Debugger embedding


When one’s program crashes it can sometimes be difficult to find the matching symbols, source code and get hold of a debugger. One way to partially solve this problem is to copy your source code on a share and built against it, so that the source is always available from anywhere, but you will still have to get hold of your symbol files and find a debugger. The solution I came up with is a bit more extreme: package together the binaries, symbols, source code and the debugger! If the package can be organize so that at you can jump into the debugger any time without having to install anything would be even better. So let me demonstrate one way of doing this.

I will illustrate this with a Hello World application which will be used as the application to be debugged. The application will let the user

  • Display Hello World
  • Launch the debugger
  • Break into the debugger
  • Throw an exception

Debugger

So we will first need to find a debugger, luckily Microsoft have released the source code for the command line MDbg debugger. I don’t know of any other managed code debugger for which the source code is available, so I went with this one. Integrating it into our solution is then just a matter of referencing the binaries from our project, this way we can launch it from within our code. You can find the zipped Visual Studio 2010 project at the end of the post, which has all the source code minus MDbg.

ILMerge

I usually don’t like my utilities to consist of more than a single executable file, so I often use ILMerge to combine all my assemblies into a single executable.

Source and symbols

The source and symbol files can be embedded into the executable as resources. That makes them easy to retrieve when required. The only downside is that we will have to build the project twice to be sure that Visual Studio includes the correct version of the source and symbols. I included the merging step with ILMerge as a post build step in the Visual Studio 2010 project. Note that ILMerge will even combine your symbol files into a single one. So this is the symbol file I included in the resources.

Launching the debugger

The next task is to hook-up the Launch the debugger button. The trick here consists in using our single executable to either launch the actual application or the debugger. This could be achieved with a command line argument, but there is a better way. If we assume that we will only ever launch the debugger from within our already running application (i.e. via the Lauch debugger button) we launch the debugger whenever the parent process is the application itself. When launching the debugger we can then just pass the PID of the parent process to get the debugger to immediately attach to it. Note that on Windows 7 and Vista the debugger will have to be executed with elevated privileges.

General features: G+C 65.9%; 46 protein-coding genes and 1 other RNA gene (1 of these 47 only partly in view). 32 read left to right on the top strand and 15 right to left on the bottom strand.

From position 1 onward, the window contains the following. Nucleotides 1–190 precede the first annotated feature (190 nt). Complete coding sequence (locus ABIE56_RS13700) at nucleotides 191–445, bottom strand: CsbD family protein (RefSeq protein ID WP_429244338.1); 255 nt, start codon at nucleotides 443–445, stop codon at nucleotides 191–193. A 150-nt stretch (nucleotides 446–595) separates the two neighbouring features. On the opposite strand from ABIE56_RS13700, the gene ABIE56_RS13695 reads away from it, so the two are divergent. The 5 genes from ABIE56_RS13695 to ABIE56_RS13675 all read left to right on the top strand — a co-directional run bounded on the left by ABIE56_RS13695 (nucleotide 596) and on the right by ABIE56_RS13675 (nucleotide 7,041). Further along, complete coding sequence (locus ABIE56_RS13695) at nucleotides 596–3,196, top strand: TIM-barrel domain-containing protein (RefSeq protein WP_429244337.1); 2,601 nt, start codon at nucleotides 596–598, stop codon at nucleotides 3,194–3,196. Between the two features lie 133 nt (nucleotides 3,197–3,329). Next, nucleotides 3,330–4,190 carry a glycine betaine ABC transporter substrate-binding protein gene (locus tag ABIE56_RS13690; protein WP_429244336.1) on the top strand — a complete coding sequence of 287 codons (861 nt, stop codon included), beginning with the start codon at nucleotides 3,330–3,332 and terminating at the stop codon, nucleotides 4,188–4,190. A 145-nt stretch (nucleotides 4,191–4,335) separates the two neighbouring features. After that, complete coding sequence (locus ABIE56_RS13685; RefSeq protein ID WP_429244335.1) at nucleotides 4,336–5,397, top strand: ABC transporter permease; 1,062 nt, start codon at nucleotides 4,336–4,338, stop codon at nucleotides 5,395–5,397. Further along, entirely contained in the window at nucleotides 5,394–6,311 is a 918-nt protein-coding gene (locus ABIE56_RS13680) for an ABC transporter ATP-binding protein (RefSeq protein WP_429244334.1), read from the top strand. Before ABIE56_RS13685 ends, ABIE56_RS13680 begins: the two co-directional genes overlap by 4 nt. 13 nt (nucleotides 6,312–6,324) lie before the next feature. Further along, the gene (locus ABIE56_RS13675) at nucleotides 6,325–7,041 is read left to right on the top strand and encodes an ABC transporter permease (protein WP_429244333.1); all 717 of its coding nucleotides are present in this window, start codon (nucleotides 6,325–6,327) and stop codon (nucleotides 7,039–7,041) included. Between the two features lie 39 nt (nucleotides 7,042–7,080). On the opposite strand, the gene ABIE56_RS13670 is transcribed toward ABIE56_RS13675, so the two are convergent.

Passing symbols to the debugger

The last step consists in passing the symbol and source files we have embedded in our executable to the debugger when requested. For this I had to hack into the source code of MDbg. In MDbg all symbols files are loaded from the file system not by MDbg but by the actual core! That’s not too good as I would rather prefer not to have to write to the local file system. Luckily there is a way of passing a symbol file in a stream, but it’s a COM IStream… To use that I would have had to implement a wrapper around a .Net stream which would be a real pain. Luckily this is has already been done by others and it wasn’t difficult to find a fully implemented one (see the  links section a the end of the post).

Passing source files to the debugger

This is much easier as the loading of the source files is entirely managed by MDbg. Here I just had to replace the code which reads the source files with code which retrieved the file from our main program.